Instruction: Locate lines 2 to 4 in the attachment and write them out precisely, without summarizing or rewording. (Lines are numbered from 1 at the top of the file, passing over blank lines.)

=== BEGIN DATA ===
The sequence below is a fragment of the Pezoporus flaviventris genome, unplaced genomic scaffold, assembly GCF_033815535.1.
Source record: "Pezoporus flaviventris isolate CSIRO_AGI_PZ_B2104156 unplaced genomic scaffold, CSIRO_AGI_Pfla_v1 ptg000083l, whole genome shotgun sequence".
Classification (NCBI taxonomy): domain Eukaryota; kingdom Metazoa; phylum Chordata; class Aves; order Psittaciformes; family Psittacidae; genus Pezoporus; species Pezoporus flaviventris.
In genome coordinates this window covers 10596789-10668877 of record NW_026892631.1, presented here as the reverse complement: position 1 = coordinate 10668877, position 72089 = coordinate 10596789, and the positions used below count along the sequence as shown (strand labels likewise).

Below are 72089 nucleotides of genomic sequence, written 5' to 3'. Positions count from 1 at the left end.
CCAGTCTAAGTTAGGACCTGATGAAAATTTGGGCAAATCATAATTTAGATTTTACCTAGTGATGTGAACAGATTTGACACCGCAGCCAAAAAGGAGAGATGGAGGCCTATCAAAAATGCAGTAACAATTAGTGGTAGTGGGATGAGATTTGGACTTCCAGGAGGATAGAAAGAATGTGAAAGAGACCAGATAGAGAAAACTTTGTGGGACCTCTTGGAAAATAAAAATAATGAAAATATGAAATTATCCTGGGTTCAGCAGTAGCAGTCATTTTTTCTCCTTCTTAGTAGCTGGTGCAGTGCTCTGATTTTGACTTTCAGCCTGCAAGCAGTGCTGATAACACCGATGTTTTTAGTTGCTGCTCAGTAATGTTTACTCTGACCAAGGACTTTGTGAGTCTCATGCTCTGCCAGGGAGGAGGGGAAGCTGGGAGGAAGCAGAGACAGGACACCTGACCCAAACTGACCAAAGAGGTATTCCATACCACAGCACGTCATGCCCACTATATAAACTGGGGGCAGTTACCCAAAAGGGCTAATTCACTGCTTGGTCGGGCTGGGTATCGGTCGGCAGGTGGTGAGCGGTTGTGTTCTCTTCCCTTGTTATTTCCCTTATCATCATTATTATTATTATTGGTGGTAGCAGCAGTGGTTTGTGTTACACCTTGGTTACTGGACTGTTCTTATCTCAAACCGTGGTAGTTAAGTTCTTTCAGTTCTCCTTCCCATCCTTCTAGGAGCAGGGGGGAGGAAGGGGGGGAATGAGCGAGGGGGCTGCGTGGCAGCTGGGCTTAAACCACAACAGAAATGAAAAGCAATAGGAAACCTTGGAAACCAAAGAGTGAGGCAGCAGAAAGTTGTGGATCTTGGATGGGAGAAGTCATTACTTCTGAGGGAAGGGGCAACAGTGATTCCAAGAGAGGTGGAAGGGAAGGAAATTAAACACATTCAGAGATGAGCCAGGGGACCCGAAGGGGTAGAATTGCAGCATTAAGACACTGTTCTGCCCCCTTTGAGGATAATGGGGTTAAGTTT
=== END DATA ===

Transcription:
Source record: "Pezoporus flaviventris isolate CSIRO_AGI_PZ_B2104156 unplaced genomic scaffold, CSIRO_AGI_Pfla_v1 ptg000083l, whole genome shotgun sequence".
Classification (NCBI taxonomy): domain Eukaryota; kingdom Metazoa; phylum Chordata; class Aves; order Psittaciformes; family Psittacidae; genus Pezoporus; species Pezoporus flaviventris.
In genome coordinates this window covers 10596789-10668877 of record NW_026892631.1, presented here as the reverse complement: position 1 = coordinate 10668877, position 72089 = coordinate 10596789, and the positions used below count along the sequence as shown (strand labels likewise).